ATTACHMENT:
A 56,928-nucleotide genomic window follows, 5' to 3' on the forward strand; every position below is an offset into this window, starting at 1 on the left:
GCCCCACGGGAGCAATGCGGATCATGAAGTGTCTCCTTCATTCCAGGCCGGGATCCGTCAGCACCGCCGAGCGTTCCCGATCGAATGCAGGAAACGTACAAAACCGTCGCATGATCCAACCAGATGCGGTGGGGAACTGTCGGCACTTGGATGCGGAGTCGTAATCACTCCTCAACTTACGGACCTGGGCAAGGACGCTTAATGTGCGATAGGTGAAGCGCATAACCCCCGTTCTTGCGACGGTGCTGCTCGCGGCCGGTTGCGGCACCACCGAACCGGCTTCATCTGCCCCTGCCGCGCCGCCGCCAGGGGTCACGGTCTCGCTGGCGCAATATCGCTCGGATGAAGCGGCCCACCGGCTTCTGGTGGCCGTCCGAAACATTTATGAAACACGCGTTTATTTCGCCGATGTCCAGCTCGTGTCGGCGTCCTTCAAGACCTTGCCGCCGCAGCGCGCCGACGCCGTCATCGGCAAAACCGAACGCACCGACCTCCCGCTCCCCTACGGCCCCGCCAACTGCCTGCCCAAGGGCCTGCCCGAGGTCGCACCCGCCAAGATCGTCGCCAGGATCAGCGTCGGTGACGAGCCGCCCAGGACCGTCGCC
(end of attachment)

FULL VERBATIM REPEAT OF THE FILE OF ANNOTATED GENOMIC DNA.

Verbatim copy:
A 56,928-nucleotide genomic window follows, 5' to 3' on the forward strand; every position below is an offset into this window, starting at 1 on the left:
GCCCCACGGGAGCAATGCGGATCATGAAGTGTCTCCTTCATTCCAGGCCGGGATCCGTCAGCACCGCCGAGCGTTCCCGATCGAATGCAGGAAACGTACAAAACCGTCGCATGATCCAACCAGATGCGGTGGGGAACTGTCGGCACTTGGATGCGGAGTCGTAATCACTCCTCAACTTACGGACCTGGGCAAGGACGCTTAATGTGCGATAGGTGAAGCGCATAACCCCCGTTCTTGCGACGGTGCTGCTCGCGGCCGGTTGCGGCACCACCGAACCGGCTTCATCTGCCCCTGCCGCGCCGCCGCCAGGGGTCACGGTCTCGCTGGCGCAATATCGCTCGGATGAAGCGGCCCACCGGCTTCTGGTGGCCGTCCGAAACATTTATGAAACACGCGTTTATTTCGCCGATGTCCAGCTCGTGTCGGCGTCCTTCAAGACCTTGCCGCCGCAGCGCGCCGACGCCGTCATCGGCAAAACCGAACGCACCGACCTCCCGCTCCCCTACGGCCCCGCCAACTGCCTGCCCAAGGGCCTGCCCGAGGTCGCACCCGCCAAGATCGTCGCCAGGATCAGCGTCGGTGACGAGCCGCCCAGGACCGTCGCC